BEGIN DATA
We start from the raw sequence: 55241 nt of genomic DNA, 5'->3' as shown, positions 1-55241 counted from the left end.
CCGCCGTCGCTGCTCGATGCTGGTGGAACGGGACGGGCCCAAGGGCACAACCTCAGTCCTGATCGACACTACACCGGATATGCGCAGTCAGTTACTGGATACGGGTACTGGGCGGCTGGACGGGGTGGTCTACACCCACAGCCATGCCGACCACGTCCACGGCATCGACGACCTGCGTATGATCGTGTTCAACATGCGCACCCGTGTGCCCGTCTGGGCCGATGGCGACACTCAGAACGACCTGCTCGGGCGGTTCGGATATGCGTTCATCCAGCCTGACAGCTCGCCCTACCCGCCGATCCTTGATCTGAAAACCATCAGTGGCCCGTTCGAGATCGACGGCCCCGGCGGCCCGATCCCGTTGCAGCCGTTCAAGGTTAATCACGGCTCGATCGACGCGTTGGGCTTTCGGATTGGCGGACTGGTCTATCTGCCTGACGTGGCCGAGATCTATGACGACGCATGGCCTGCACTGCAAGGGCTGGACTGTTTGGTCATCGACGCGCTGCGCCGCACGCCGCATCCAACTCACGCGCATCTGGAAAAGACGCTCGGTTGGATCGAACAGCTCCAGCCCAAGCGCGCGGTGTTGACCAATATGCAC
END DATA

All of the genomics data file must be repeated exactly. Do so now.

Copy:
We start from the raw sequence: 55241 nt of genomic DNA, 5'->3' as shown, positions 1-55241 counted from the left end.
CCGCCGTCGCTGCTCGATGCTGGTGGAACGGGACGGGCCCAAGGGCACAACCTCAGTCCTGATCGACACTACACCGGATATGCGCAGTCAGTTACTGGATACGGGTACTGGGCGGCTGGACGGGGTGGTCTACACCCACAGCCATGCCGACCACGTCCACGGCATCGACGACCTGCGTATGATCGTGTTCAACATGCGCACCCGTGTGCCCGTCTGGGCCGATGGCGACACTCAGAACGACCTGCTCGGGCGGTTCGGATATGCGTTCATCCAGCCTGACAGCTCGCCCTACCCGCCGATCCTTGATCTGAAAACCATCAGTGGCCCGTTCGAGATCGACGGCCCCGGCGGCCCGATCCCGTTGCAGCCGTTCAAGGTTAATCACGGCTCGATCGACGCGTTGGGCTTTCGGATTGGCGGACTGGTCTATCTGCCTGACGTGGCCGAGATCTATGACGACGCATGGCCTGCACTGCAAGGGCTGGACTGTTTGGTCATCGACGCGCTGCGCCGCACGCCGCATCCAACTCACGCGCATCTGGAAAAGACGCTCGGTTGGATCGAACAGCTCCAGCCCAAGCGCGCGGTGTTGACCAATATGCAC